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‘Je Suis Karl’ review: Dir. Christian Schwochow (2021) [Berlinale]

Playing in the Berlinale Special strand of the festival.

Receiving its world premiere and playing as part of the Berlinale Special at this year’s festival is Christian Schwochow’s striking and powerful drama Je Suid Karl, a film that focuses on the sudden uprising of a new far-right youth movement in Europe. An impressive Luna Wedler leads the cast as Maxi, a grieving young woman who has lost everything, and a key individual used as a pawn in the movement’s plans to mobilise and gain traction in the political field.

Sammy Hart / Pandora Film

The film opens with a couple, Alex (Milan Peschel) and Inès (Mélanie Fouché) seemingly self-documenting a trip abroad. They are comng across the border, back into Germany, and it is soon revealed that they are indeed trasnpoering a refugee, Libyan Yousef (Aziz Dyab). They make it without Yousef being detected and soon celebrate on the roadside, just as soon as they are clear of any immediate danger. Fast-forward a couple of years and Alex is pictured collecting his oldest child, daughter Maxi (Wedler) from a spell living abroad in Paris. She’s not keen to have returned home early but is welcomed back into the homestead, a Berlin apartment where mother Inès and young brothers Hanz and Franz await her arrival. Keen not to hang around, she immediately leaves, hardly talking to her mother, as does Alex, who returns to assist in bringing in the luggage from outside.

It is here where the plot thickens, Alex signing for a supposed package for their elderly neighbour, and takes it inside for it to for delivery next door at a later time. Little does he know that the package actually contains a concealed bomb, one that he takes into his own flat – something we’ve all done in the past. After leaving to retrieve wine from the car, the bomb detonates, devasting the apartment and all inside. Alex survives, but the rest of the family are dead.

The film follows the aftermath of this event – which takes place in the film’s opening few moments. We largely follow Maxi as she is taken under the wing of a stranger she meets in the street – the handsome Karl (Jannis Niewöhner) of the title, a leader of Re/Generation, a pro-Europe, anti-immigration movement who use social media and live streaming to spread their message. Karl invites Maxi to an upcoming event in Prague, a coming together of similarly minded individuals, but his interest in Maxi may not be what it first seems as he keeps from her a huge secret, and their chance meeting in a Berlin store as she runs from hounding media, may not have been a coincidence at all.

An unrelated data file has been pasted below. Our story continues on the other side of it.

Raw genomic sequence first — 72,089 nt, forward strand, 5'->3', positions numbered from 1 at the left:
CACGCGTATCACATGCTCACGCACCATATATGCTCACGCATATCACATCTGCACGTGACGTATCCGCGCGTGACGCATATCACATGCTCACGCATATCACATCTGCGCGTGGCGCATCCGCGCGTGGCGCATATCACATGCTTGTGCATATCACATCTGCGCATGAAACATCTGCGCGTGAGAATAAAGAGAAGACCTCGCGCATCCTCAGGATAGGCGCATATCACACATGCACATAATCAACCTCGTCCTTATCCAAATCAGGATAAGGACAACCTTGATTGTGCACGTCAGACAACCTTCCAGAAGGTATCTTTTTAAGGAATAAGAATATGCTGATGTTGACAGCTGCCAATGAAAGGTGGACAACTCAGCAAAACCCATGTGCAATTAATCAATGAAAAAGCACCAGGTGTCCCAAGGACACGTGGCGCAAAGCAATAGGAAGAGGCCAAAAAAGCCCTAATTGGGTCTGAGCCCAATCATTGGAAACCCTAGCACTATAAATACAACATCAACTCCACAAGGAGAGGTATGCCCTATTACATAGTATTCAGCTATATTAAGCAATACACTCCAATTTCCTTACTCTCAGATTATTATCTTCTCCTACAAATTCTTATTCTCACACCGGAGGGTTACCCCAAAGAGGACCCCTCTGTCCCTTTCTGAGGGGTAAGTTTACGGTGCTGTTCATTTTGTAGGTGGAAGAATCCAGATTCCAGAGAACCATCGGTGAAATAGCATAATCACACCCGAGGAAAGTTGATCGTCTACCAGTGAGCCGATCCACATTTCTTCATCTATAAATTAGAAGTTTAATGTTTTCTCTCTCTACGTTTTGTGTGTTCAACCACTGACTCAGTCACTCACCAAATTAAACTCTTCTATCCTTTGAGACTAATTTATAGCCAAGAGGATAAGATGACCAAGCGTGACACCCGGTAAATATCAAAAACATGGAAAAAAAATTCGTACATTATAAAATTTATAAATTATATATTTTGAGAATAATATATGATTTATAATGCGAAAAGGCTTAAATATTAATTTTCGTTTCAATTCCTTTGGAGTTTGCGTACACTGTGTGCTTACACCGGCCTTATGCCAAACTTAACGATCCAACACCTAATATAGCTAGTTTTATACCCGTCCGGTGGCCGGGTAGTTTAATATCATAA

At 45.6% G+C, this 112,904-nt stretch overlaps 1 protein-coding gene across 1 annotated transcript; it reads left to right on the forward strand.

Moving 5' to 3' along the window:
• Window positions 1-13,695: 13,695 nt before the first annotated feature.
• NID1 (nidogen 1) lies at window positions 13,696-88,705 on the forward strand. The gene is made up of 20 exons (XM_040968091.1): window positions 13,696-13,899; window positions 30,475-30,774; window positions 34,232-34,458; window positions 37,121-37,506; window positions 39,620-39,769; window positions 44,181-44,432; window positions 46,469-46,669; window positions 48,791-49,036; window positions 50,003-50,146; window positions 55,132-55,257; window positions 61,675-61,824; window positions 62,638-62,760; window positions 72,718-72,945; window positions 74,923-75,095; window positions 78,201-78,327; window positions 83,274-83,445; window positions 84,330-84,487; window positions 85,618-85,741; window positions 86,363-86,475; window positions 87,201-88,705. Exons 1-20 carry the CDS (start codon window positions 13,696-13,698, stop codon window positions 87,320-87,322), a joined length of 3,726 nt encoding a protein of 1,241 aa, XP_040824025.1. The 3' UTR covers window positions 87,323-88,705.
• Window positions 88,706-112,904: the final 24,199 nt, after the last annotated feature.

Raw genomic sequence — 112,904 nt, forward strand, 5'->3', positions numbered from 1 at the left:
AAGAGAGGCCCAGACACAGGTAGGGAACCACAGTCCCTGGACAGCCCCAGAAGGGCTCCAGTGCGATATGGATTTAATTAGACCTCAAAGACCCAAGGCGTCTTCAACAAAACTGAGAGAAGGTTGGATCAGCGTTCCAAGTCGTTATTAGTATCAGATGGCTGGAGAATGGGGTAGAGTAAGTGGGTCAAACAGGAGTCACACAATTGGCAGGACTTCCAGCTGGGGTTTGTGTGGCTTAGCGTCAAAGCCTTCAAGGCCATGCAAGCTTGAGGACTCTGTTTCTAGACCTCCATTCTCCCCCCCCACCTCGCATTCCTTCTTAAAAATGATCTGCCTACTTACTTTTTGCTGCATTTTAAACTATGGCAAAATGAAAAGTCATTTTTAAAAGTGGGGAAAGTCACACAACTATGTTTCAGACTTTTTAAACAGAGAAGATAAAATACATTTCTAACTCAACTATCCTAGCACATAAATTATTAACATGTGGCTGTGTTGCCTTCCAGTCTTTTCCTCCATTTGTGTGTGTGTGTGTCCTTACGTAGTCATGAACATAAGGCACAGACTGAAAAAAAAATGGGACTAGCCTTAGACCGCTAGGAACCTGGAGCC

Je Suis Karl is, in places, a difficult watch. It loses steam somewhat after the extremely powerful opening scenes, making up for it towards the strong climax set in Strasbourg, but there’s a lot to take away from the scary themes that are explored at the heart of the narrative. It clearly draws from similar real-life events that have affected the continent, and with a timely debut following incidents across the pond, Christian Schwochow’s film is certainly one that hits home.

Its biggest asset is the tremendous acting, notable from Wedler in the lead as Maxi, a character that goes through the absolute ringer and an actor who is asked to convey almost every emotion in her performance, and also Niewöhner; excellent as the narcissistic Karl of the title.

Je Suis Karl will not suit all, but it does send enough curveballs our way to keep us interested throughout its heavy two-hour run time. A timely story with a hard message and meaning, but also a film with some pretty solid staging and acting to make it a memorable cinematic experience, too.

Je Suis Karl plays in the Berlinale Special strand of the 71st Berlin Film Festival.

Je Suis Karl

Paul Heath



Jes Suis Karl is a hard and heavy – and sometimes uncomfortable watch, but solid direction, an interesting personal narrative and some top-notch acting make this a decent cinematic experience.



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